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20-12-2020 16:06:19  #871


Re: New Member Thread

Welcome to the forum Bill. The SM9 is an excellent choice for a first machine. Did you acquire the Olympia after some research/recommendation, or was it just crossing your path?

Lau

 

20-12-2020 17:46:12  #872


Re: New Member Thread

Hello Lau, Thanks for the welcome. I was originally drawn to the looks of the SM9. I had first seen one of these machines for sale on the website of a local store that specializes in film cameras and typewriters. I was actually visiting to look at the camera gear as opposed to the typewriters, but the SM9 really caught my eye. It reminded me of a number of other product designs from that era that I am fond of, in particular the Brunswick Gold Crown pool table that was first released in the early 1960's.

But what really sealed the deal for me was the chance to try out a few different SM9's along with a number of other typewriters, comparing them all with one another. I tried maybe ten machines in total that day and simply preferred the feel of the SM9 machines. The example I chose featured the Senatorial typeface which I liked both for the design itself as well as it's size, being 11 characters per inch.

...Bill

 

22-12-2020 05:40:44  #873


Re: New Member Thread

Trying out a couple of SM9's along with other typewriters is the best scenario possible. Like visiting a typewritershop back in the days.

The 11 cpi standard Elite typefaces I know from my Olympia's and Triumphs are very nice. The sweet spot between the 10 cpi Pica and 12 cpi Elite. I do not know however, how 11 cpi looks with the Senatorial design, but I bet is will do great. Nice find!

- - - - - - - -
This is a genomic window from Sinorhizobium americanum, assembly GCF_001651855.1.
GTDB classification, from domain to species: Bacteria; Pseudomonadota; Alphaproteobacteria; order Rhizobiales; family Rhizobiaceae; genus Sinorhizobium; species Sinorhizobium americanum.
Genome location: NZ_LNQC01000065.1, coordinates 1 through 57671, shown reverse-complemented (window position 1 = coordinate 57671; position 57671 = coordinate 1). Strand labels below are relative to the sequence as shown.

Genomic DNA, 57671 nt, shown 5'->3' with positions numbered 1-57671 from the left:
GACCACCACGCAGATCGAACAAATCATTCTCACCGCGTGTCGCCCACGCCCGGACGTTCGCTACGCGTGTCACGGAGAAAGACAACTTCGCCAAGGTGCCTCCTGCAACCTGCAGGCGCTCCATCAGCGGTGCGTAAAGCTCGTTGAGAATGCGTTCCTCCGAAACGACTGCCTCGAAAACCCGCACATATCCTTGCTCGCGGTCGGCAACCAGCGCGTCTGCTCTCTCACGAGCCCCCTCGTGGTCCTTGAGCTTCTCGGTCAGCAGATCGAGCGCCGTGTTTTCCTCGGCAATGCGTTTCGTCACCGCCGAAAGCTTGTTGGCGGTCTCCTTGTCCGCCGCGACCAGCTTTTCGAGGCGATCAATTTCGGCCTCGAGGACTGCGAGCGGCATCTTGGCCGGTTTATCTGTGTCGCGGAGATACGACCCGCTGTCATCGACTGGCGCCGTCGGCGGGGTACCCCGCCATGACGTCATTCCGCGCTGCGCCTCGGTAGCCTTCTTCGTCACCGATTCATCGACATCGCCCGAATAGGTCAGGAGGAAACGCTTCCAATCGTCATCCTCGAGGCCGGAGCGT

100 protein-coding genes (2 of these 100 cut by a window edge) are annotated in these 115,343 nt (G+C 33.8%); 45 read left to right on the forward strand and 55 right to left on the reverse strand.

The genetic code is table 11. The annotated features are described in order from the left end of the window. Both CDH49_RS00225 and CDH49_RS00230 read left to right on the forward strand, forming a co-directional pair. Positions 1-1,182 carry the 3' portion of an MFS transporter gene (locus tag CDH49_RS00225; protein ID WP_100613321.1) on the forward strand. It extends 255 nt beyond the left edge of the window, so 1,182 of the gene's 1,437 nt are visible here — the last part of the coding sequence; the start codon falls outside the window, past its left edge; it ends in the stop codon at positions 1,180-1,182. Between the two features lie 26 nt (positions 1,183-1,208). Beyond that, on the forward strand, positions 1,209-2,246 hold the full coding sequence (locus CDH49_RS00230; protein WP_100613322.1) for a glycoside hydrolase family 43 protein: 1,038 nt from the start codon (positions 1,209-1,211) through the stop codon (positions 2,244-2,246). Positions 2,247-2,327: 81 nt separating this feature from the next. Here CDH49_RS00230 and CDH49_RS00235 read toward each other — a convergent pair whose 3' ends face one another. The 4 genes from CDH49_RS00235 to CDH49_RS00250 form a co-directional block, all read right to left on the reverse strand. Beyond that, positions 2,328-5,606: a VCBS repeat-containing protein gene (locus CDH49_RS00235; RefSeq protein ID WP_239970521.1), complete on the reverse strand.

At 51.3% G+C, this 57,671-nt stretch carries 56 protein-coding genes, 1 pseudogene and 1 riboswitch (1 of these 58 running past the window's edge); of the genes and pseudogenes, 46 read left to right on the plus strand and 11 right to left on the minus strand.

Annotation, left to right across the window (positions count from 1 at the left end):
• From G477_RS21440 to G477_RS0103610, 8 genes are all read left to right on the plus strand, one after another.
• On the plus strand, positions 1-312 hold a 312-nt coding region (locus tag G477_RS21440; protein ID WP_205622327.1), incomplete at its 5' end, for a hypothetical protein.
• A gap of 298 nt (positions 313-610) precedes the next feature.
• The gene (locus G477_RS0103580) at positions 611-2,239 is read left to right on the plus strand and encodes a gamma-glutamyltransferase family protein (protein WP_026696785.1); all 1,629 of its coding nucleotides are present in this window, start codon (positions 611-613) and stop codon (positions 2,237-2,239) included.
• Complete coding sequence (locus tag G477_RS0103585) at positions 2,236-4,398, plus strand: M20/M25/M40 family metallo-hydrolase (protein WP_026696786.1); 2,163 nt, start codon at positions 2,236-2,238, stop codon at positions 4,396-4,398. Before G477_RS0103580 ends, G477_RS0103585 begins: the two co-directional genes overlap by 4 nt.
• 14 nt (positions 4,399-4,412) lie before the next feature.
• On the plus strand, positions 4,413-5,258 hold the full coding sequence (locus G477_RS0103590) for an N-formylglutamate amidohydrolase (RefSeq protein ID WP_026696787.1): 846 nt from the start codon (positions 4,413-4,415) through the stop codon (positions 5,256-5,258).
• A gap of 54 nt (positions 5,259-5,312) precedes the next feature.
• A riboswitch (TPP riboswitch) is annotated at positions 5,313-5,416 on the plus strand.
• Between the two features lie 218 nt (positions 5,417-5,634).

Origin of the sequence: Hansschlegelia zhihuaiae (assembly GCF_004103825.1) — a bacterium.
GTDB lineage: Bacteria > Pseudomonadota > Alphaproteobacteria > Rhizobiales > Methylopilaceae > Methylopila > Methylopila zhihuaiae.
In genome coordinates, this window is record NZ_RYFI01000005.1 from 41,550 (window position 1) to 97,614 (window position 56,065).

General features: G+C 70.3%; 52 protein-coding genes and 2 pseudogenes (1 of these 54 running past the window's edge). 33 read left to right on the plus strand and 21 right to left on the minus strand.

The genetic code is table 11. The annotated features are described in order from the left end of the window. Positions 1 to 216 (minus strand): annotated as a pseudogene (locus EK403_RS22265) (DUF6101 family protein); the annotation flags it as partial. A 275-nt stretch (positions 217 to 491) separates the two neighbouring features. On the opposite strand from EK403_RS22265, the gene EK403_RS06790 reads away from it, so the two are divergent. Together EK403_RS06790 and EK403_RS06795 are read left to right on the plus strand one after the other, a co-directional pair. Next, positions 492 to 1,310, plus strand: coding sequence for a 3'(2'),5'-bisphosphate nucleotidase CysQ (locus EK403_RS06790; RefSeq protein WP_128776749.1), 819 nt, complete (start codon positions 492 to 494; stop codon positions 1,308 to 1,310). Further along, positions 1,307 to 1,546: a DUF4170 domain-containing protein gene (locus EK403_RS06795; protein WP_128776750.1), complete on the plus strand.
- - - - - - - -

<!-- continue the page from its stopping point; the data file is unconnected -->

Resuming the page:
23-12-2020 15:55:16  #874


Re: New Member Thread

Ok, an introduction!

My interest in typewriters suddenly flared when I got the idea to use this locked-down holiday to write some letters to prisoners; it turns out that a magical cure for anxiety about your own life is, to try an improve other people's lives a little bit.


I love writing by hand (fountain pens are another hobby), but my handwriting is rather, er, challenging.... and just printing out a letter seems a bit impersonal.
So: a typewriter!

I found a very cheap one here locally, a Hema k44 (Olivetti under a Dutch department store's name), and am now waiting semi-patiently for the new ribbon I ordered, meanwhile writing stream-of-consciousness notes in ghostly grey type.


I'm pleasantly surprised at how much muscle memory I still have when it comes to inserting & adjusting paper, and moving various bits around.
It's been at least 30-35 years since I last used a manual typewriter, but apparently it made an impression.


I have exchanged letters with friends here and abroad in the past, and I am looking forward to doing so again - and this time, they might actually be able to decipher them!

 

23-12-2020 16:06:32  #875


Re: New Member Thread

Welkom Booksniffer. Het lijkt erop dat hier een groeiend Nederlands segment is!

Although it's rarely used, we have a fountain pen thread here should you want to discuss your interest in pens. I have ordered ink from the Netherlands in the past, but I think I'll save that story for the sub-forum... https://cdn.boardhost.com/emoticons3/whistling.png


https://cdn.boardhost.com/invisible.gif
The Official Fountain Pen Thread


https://i.imgur.com/OZeuKtA.jpg
     Thread Starter
 

12-1-2021 22:33:38  #876


Re: New Member Thread

I'm Scott and I'm new here. And new to typewriters as a hobby in itself. I was tossed out of typing class in 1953. In 1964, while stationed in the West Indies, I got my hands on a Sears Portable. I was better at spinning yarns than typing them and in about 1982 I jumped ship for a word processor with a delete key.

In about 2002 I bought a broken Olympia SM9 for $6 and packed it around until 2020 when I fixed it. I do most of my brainstorming on this Olympia. Unfortunately, publishers don't like hard copy.

In short, I'm an old man and this the world of typewriters is a delightful sit-down hobby.

Thanks for being here.

 

15-1-2021 13:02:41  #877


Re: New Member Thread

Welcome Scott !

I am a relative newcomer as well but still in the "geezer" classification.